Cryptocurrencies rallied as digital-asset advocates touted a ruling from a federal judge in the US Securities and Exchange Commission’s lawsuit against Ripple Labs Inc. as a victory for the industry when it comes down to what is classified as a security.

XRP, the token at the center of the dispute, almost doubled to as much as 94 cents. Other tokens that were recently labeled as unregistered securities by the SEC such as Solana and Cardano also increased, rising around 19% and 16%, respectively. Bitcoin edge higher, gaining about 3% to $31,339.

“This is a win for the crypto industry,” said Ashok Ayyar, a lawyer at Ashbury Legal. “It confirms that XRP the token is not an investment contract, and therefore a security, by itself.”   

Shares of crypto-dependent companies also rallied, with Coinbase jumping 22%, MicroStrategy rising 10% and crypto miner Marathon Digital climbing 14%. 

US District Judge Analisa Torres in New York on Thursday said that the crypto firm’s sales of the XRP token to sophisticated investors met the test for an investment contract under federal securities law.

“Institutional buyers would have understood that Ripple was pitching a speculative value proposition for XRP with potential profits to be derived from Ripple’s entrepreneurial and managerial efforts,” the judge wrote.

But Torres ruled that didn’t apply to programmatic investors, meaning the broader public. She said there was no evidence that such investors could parse the many statements made by Ripple about XRP. The judge said many statements cited by the SEC may not have been shared with the broader public.

“My overall impression is this is a positive decision for the digital asset industry,” said Daniel Tramel Stabile, partner at Winston & Strawn. “The court expressly concluded that XRP is not, in and of itself, a security. Instead, the focus must be on the circumstances of the offering itself.”

Since 2017, Ripple’s so-called programmatic sales represented less than 1% of the global XRP trading volume, according to the court filing Thursday. Therefore, the vast majority of individuals who purchased XRP from digital asset exchanges did not invest their money in Ripple at all, the document said.

“Therefore, having considered the economic reality and totality of circumstances, the Court concludes that Ripple’s Programmatic Sales of XRP did not constitute the offer and sale of investment contracts.”

Whether cryptocurrencies are securities has been a major question hanging over the industry, which has long fought efforts to regulate it by arguing that they are not.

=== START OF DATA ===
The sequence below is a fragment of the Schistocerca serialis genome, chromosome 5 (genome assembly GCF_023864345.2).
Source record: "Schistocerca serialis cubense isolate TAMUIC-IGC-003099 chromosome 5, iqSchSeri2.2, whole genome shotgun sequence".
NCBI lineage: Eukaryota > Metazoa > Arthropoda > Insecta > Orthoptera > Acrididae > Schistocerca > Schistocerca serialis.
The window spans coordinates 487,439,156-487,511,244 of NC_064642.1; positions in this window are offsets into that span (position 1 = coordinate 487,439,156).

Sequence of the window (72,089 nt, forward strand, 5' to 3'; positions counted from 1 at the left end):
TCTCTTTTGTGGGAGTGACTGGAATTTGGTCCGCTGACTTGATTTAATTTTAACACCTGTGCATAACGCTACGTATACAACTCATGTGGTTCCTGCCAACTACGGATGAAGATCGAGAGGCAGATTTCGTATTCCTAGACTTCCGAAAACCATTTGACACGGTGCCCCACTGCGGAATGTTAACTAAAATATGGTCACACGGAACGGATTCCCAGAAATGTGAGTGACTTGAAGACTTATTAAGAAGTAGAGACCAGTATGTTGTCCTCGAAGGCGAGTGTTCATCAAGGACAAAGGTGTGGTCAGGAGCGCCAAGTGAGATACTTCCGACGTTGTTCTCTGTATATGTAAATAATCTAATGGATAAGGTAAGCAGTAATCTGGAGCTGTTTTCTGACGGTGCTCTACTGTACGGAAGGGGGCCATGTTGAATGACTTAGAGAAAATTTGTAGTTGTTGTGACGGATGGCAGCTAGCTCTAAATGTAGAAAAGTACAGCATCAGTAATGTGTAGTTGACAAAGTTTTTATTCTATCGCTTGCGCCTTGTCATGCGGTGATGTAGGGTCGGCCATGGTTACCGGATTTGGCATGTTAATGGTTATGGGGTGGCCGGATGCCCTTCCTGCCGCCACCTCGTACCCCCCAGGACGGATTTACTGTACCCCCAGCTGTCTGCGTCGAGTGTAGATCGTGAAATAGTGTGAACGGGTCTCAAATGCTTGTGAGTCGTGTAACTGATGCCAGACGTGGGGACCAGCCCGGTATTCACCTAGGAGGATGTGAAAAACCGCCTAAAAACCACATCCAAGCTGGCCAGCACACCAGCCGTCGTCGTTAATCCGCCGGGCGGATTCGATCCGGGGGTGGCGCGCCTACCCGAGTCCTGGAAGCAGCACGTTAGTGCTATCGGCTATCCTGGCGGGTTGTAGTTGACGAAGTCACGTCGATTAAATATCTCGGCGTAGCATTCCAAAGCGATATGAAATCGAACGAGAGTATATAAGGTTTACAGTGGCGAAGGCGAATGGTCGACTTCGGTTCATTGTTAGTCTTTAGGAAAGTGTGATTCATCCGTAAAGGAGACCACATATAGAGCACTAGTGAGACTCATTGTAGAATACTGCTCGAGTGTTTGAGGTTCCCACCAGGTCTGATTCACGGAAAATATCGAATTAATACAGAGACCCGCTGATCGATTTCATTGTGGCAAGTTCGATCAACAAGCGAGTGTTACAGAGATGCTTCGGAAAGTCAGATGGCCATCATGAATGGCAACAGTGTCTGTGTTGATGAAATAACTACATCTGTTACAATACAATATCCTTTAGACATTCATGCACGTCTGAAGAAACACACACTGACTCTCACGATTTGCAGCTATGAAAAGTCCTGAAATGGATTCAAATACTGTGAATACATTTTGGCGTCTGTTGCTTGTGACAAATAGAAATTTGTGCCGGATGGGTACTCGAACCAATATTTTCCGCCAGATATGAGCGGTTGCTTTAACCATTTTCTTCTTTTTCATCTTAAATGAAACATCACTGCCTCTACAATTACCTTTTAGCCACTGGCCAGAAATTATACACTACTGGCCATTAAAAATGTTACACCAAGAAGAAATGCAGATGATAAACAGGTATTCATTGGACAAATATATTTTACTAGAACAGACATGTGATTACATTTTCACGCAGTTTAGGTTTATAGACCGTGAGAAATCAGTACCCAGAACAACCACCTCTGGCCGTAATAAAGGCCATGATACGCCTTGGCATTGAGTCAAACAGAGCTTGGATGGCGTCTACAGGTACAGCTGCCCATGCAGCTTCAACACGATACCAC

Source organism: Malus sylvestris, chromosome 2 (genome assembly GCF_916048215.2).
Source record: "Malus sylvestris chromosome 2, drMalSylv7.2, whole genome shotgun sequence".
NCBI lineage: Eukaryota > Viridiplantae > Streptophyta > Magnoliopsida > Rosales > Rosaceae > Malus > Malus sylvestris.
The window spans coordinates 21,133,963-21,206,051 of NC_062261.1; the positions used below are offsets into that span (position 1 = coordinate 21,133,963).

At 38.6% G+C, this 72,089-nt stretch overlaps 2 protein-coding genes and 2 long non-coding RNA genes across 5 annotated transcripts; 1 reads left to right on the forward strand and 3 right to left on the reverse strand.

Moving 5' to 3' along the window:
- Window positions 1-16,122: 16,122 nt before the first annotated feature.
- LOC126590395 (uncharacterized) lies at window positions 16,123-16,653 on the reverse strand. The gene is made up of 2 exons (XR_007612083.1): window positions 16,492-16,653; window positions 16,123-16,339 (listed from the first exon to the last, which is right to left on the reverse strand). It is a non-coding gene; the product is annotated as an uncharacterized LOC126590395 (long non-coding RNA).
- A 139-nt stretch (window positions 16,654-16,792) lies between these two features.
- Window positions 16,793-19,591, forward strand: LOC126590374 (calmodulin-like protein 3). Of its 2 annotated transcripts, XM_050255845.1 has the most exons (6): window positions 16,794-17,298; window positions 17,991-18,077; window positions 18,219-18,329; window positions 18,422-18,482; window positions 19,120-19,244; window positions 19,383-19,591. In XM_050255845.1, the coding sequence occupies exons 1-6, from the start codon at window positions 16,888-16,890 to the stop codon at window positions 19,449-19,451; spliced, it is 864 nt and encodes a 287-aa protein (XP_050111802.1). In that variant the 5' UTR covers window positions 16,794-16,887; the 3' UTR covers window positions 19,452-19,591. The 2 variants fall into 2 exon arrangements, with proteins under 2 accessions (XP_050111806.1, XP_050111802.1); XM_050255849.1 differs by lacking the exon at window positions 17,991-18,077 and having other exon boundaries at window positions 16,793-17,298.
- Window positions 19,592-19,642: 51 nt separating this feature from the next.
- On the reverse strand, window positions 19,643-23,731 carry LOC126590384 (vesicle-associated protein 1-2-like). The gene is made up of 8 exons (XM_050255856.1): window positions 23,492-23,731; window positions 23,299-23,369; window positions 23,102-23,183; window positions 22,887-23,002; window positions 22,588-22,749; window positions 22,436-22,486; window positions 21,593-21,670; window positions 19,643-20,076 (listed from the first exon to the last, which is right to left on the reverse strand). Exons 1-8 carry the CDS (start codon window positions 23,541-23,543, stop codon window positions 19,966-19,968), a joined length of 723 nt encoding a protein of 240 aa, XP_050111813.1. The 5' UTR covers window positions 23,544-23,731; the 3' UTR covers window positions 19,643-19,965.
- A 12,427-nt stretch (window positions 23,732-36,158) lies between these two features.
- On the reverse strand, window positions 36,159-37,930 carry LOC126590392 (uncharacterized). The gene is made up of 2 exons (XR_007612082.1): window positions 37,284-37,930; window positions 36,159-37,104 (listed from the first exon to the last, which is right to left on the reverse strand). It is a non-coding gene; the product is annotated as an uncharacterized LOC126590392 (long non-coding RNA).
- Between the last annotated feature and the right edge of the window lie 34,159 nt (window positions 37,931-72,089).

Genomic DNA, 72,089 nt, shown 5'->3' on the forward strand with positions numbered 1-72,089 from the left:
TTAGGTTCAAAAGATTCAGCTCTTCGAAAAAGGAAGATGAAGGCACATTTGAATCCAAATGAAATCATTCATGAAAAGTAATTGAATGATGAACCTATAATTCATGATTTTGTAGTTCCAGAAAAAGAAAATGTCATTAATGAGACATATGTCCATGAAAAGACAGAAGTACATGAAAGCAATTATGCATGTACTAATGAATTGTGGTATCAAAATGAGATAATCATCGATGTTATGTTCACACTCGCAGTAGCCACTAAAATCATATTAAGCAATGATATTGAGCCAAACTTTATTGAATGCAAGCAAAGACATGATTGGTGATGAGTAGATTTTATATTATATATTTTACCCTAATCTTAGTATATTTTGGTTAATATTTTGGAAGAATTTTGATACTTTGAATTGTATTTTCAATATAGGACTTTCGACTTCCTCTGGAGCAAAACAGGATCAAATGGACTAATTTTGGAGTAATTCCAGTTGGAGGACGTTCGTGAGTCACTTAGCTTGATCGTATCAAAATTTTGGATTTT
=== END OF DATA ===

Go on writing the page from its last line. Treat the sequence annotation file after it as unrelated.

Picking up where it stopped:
The SEC sued San Francisco-based Ripple and top executives in December 2020. It accused the company, co-founder Christian Larsen and Chief Executive Officer Bradley Garlinghouse of misleading investors in XRP by selling more than $1 billion worth of the tokens without registering them, depriving investors of information about the cryptocurrency and Ripple’s business.   

Shares of Coinbase Global Inc., the largest US crypto exchange, climbed as high as $109.21. The exchange is embroiled in a lawsuit with the SEC that alleges that it sold tokens that are unregistered securities.

“This underscores that direct sales of digital assets by an issuer will often be securities, but other sales, most notably sales on the secondary market, are unlikely to be deemed securities, which is a key argument in Coinbase’s defense against the SEC,” said Elliott Stein, Bloomberg Intelligence senior analyst.

Cryptocurrencies had already been on a tear this year, with Bitcoin up around 90% since December. The largest digital asset tumbled 64% last year after a string of industry scandals and bankruptcies, such as by lender Celsius. Former Celsius Network Ltd. Chief Executive Officer Alex Mashinsky was accused by US prosecutors on Thursday of pumping up the price of his firm’s token to entice customers to the platform.

In recent weeks, a raft of filings for a spot Bitcoin ETFs in the US, driven in large part by an application by Wall-Street heavyweight BlackRock Inc., has reinvigorated crypto traders. The court ruling on XRP shouldn’t have any impact on the approval of ETFs.

--With assistance from David Pan and Chris Dolmetsch.

This article was provided by Bloomberg News.